go through that, the productivity increase is tremendous.
It takes a while to 'get it' with object oriented programming [OOP].
You can take someone from the procedural world and teach them OOP, but
the first programs they write will still look and feel procedural in
style. Yon won't get the benefits of the higher level language until
you make the mind shift.
Q: Is there a simple way to envision that mind shift?
A: Imagine that you're cooking a cake. You can make It from scratch,
from a recipe, by assembling a list of ingredients and following the
directions step by step. That's procedural programming.
In the object-oriented world, you don't think about cooking as a
sequence of steps. You think about it as a package of cake mix, a cup
of water, a bowl and an oven. It seems to be pretty obvious what you
do with those elements.
(from an interview with Guy "Bud" Tribble, VP of end user software at
SunSoft, Inc., which appeared in Computerworld, 8/11/93, p.48)
"In two years, there will be more network users than residents of any
state in the United States. In five years there will be more network
users than citizens of any single country except India or China. What
will happen when McLuhan's global village becomes one of the largest
countries in the world? Using two-way communications, not broadcast?
And crossing boundaries of space, time, and politics?"
(John Quartermain, "How Big is the Matrix," Matrix News 2, no. 2,
quoted in The Virtual Community (see B&B Bookshelf)
ACCESS: Internet 101
The Internet has reached a crucial juncture in its 20 year history. It
is experiencing an amazing spurt of growth, estimated at 10% monthly
-- when you have an estimated 5-10 million users worldwide, a 10%
monthly growth rate seves up some dizzying numbers. The pressure is
increasingly on to turn the internet over to be managed by the private
sector. To some degree this is already happening. Whereas previously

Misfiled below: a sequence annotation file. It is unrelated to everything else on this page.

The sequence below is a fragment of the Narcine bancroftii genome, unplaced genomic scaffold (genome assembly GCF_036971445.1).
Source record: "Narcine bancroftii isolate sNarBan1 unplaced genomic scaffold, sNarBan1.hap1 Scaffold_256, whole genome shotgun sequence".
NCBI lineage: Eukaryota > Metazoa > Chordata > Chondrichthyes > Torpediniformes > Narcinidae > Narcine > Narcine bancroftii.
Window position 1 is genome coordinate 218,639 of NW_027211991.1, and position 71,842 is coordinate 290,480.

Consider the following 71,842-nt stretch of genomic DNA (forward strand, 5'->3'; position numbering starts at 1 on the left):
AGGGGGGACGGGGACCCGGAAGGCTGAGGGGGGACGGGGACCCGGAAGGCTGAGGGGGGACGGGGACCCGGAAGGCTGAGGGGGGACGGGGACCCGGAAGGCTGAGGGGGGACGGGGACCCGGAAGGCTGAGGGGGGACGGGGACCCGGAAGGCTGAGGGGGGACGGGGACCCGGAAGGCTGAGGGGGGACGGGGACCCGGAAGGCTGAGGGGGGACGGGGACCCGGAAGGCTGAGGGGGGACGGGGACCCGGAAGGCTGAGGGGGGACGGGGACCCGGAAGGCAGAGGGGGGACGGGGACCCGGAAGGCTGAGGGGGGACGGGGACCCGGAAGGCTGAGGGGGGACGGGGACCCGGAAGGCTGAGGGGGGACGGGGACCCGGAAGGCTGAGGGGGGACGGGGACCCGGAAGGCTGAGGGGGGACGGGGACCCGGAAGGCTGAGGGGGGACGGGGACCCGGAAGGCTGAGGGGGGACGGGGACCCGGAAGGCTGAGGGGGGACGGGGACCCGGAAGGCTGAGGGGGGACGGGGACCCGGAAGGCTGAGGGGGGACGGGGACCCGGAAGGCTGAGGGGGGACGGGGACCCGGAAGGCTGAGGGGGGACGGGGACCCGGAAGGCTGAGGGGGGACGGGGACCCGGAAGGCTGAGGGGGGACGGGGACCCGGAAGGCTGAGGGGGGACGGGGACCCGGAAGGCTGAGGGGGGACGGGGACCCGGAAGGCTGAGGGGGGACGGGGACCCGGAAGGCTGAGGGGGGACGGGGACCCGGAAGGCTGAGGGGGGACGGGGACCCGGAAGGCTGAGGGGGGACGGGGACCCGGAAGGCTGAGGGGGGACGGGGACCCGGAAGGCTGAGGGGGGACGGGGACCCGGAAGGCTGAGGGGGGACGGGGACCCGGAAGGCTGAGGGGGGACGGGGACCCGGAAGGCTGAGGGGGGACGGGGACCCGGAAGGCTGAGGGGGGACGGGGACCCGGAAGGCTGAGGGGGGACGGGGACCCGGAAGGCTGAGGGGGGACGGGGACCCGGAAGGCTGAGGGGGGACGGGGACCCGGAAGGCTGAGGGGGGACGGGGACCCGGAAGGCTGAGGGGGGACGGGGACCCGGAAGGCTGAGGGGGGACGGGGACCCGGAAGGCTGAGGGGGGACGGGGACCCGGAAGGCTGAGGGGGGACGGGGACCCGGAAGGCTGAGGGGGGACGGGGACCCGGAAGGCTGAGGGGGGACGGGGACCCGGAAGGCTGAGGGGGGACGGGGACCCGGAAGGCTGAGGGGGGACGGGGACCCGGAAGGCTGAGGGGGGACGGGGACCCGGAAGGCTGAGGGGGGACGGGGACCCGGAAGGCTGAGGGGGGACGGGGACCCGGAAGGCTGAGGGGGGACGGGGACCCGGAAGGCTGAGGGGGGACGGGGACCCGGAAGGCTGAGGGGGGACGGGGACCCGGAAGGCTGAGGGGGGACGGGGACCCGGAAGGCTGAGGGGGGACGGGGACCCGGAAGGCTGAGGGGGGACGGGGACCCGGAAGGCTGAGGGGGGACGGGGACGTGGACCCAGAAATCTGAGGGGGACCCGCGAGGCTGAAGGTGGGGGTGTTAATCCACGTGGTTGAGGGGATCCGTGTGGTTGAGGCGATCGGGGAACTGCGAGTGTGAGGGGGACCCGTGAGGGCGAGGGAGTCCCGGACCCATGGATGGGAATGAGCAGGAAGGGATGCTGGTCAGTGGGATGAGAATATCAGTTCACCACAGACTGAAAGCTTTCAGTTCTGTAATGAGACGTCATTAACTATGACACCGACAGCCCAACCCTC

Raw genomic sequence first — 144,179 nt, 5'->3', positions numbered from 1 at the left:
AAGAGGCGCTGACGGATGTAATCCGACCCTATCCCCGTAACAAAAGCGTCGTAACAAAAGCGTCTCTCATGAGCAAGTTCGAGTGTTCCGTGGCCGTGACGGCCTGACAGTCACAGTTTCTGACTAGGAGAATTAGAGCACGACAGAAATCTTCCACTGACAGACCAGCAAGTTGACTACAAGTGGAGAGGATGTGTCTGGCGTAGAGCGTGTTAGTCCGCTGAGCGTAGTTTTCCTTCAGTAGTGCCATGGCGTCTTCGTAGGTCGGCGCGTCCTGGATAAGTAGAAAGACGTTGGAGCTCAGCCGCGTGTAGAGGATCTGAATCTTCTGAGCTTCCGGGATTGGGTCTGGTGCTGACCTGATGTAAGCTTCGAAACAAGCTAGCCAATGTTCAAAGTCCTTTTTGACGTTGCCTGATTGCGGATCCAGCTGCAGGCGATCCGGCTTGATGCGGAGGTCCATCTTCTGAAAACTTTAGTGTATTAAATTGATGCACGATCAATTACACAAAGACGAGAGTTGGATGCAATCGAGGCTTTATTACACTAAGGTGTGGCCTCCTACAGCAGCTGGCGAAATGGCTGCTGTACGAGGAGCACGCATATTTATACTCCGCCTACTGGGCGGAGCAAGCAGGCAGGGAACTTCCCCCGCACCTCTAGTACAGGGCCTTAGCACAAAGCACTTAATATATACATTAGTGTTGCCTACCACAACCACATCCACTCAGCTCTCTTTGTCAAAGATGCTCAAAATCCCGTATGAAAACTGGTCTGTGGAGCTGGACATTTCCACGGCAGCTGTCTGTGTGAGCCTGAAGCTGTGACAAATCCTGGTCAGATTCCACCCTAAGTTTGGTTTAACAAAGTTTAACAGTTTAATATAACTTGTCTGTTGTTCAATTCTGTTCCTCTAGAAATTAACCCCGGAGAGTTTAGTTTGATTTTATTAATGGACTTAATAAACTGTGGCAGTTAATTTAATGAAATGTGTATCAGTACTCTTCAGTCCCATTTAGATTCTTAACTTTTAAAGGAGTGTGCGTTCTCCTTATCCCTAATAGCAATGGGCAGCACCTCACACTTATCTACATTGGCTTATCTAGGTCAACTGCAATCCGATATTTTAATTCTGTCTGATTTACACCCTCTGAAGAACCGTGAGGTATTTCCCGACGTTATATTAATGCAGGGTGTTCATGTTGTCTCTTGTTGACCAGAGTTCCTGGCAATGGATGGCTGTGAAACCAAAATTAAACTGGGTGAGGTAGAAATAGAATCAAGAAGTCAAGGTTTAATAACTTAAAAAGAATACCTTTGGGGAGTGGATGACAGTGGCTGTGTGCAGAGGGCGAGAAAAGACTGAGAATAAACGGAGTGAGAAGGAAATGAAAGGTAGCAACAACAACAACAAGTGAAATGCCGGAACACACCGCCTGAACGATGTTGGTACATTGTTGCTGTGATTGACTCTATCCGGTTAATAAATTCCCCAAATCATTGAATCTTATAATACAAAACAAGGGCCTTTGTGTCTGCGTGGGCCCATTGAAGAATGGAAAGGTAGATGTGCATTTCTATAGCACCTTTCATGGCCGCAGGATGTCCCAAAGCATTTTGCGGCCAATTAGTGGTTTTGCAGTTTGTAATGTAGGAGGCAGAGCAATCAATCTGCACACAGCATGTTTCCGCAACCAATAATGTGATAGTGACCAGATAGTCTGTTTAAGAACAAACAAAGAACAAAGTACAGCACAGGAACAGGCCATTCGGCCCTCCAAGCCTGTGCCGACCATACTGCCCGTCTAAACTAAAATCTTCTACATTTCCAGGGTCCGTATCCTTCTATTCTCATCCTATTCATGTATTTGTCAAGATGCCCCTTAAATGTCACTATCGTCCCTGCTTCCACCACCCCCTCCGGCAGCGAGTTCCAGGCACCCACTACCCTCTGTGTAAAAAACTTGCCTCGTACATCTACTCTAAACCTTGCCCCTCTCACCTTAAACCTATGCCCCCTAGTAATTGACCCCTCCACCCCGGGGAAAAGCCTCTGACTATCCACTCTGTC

the internet has been a medium for researchers, scientists, and
academicians, nowadays the business segment of the internet is the
fastest growing one. Not everyone is thrilled with this state of
affairs, but the facts are stubborn things, and these new users (I
guess I'm one of them) are not going away. Business and private
citizens in growing numbers are realizing the benefits of being able
to tie into a network that enables them to communicate with people
around the world and to tap into huge amounts of online information
But it's not exactly easy to navigate these waters: the Internet is
not a unified whole, but an amazing patchwork quilt of networks that
have agreed on a set of standards that (under ideal circumstances)
allow everyone to talk to everyone else. Finding a given piece of
information in this vast sea of possibility is more of an art than a
science. Tools do exist to help find and retrieve a given document or
program, and more are being developed and refined. You might have
heard of some of them: archie, gopher, veronica, WAIS (Wide Area
Information Search), WWW (World Wide Web), USENET, IRC, FTP (File
Transfer Protocol), and telnet. But for someone just starting out it
can all seem a little intimidating.
Fortunately, there is help available. There has been an explosion of
beginner's books on the internet recently -- all part of the newfound
interest in the online world and interactive media. I was ready to
print a list of these books, but when I went to the bookstore, I found
half a dozen titles have been added in recent months; clearly a little
more research is in order. In the meantime, here is a list of three
*online* text files aimed at the beginner. Internet access
information is provided (I used archie to get this info) and also